The concert will be on one end of the embattled Tienditas International Bridge, which has never been opened but nonetheless became the object of international scorn when the Venezuelan government took measures to further blockade the bridge earlier this month.

    ​At the Venezuelan end of the bridge will be a three-day "Hands Off Venezuela" festival.

    "We'll be here to denounce all the barbarity, the conspiracy, the blockades with which the United States government have been attacking the democratic stability in Venezuela," Dario Vivas of the ruling United Socialist Party told Al Jazeera on Thursday while speaking from that concert's construction site.

    Dobson said the two concerts are "maybe 20 minutes away" from each other.

    "We're also seeing a heavy military presence from both governments at the moment. We've seen US military on the Colombian side of the border in recent days. Three large cargo planes arrived with all of the military personnel, and we don't know what else, about three or four days ago."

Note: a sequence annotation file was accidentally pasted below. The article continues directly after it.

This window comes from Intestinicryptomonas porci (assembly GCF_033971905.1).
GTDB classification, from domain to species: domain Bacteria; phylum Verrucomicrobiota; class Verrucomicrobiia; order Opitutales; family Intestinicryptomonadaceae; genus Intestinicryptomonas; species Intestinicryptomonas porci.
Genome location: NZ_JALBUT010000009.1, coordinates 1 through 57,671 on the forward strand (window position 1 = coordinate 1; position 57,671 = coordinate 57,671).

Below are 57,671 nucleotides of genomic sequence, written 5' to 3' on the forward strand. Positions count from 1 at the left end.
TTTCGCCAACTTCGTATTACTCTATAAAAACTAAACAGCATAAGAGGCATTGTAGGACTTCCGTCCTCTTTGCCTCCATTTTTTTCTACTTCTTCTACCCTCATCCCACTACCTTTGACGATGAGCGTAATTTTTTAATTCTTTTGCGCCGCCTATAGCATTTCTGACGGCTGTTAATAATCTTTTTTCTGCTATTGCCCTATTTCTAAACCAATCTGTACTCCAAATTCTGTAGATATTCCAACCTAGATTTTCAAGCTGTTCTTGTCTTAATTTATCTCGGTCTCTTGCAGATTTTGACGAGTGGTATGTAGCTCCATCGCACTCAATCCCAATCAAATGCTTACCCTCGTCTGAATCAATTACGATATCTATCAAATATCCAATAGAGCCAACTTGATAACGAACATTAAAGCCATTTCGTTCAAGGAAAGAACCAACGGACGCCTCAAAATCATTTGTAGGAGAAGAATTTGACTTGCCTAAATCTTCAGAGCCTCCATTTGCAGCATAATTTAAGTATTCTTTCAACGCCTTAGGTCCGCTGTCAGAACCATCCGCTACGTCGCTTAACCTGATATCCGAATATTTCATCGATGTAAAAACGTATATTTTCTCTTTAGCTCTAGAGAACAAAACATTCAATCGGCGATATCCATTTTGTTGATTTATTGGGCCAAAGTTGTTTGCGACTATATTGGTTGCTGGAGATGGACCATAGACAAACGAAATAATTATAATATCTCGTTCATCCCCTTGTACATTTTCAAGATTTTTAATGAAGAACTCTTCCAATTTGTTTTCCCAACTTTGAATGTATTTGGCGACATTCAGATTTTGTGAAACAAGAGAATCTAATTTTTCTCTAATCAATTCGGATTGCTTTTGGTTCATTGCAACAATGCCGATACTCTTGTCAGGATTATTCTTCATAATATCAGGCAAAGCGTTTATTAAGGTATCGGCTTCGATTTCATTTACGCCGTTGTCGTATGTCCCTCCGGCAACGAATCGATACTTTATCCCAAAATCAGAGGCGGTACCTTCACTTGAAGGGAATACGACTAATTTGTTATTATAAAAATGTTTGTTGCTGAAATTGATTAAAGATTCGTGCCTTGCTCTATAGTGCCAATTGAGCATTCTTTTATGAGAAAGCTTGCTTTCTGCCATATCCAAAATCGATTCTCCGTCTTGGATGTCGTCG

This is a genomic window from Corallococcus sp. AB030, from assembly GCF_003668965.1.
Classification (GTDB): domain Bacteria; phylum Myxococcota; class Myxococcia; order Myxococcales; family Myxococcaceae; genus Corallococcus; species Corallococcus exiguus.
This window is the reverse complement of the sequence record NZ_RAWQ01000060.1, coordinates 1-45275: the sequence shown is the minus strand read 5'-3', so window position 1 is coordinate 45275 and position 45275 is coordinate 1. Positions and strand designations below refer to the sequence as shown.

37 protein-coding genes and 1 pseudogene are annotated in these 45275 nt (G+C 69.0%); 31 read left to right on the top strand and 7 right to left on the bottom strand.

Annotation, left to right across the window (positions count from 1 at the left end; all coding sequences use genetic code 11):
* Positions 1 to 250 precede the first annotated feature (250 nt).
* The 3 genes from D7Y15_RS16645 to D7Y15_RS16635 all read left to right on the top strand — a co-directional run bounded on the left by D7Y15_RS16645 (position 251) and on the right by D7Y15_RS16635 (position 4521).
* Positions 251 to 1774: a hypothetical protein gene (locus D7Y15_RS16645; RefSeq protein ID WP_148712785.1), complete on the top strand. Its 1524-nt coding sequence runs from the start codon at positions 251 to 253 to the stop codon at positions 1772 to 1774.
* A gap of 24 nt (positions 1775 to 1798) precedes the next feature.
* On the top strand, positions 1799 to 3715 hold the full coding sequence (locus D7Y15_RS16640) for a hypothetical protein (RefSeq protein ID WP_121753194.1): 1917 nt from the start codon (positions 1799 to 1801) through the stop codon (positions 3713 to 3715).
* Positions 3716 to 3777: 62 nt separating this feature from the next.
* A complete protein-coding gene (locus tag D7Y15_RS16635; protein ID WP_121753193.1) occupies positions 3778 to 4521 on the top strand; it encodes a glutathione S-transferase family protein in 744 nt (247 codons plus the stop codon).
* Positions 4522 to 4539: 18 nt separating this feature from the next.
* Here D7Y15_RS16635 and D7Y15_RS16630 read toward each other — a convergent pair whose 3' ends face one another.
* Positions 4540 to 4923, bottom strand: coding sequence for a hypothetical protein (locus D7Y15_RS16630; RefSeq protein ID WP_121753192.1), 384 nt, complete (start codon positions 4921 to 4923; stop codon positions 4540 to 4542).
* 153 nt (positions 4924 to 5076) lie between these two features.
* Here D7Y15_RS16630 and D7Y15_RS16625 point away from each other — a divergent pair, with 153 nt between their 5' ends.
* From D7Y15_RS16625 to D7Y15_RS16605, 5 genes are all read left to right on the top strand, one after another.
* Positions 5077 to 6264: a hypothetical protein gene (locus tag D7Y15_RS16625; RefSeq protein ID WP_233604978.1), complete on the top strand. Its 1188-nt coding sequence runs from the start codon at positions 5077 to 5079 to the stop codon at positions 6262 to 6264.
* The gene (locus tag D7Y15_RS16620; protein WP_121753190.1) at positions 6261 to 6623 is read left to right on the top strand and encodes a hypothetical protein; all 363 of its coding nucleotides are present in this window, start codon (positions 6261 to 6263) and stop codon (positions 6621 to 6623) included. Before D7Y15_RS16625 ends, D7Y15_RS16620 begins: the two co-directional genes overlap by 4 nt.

"And obviously there's a lot of talk about what is going on at the border. The opposition concert is calling for the entry of what they call ‘humanitarian aid' into the country, and the pro-government concert is under the title of ‘Hands Off Venezuela,' so they are calling for a rejection of the US threats and the respect for the sovereignty of the country."

    Venezuela's President Nicolas Maduro gestures during a news conference at Miraflores Palace in Caracas, Venezuela, February 8, 2019
    © REUTERS / Andres Martinez Casares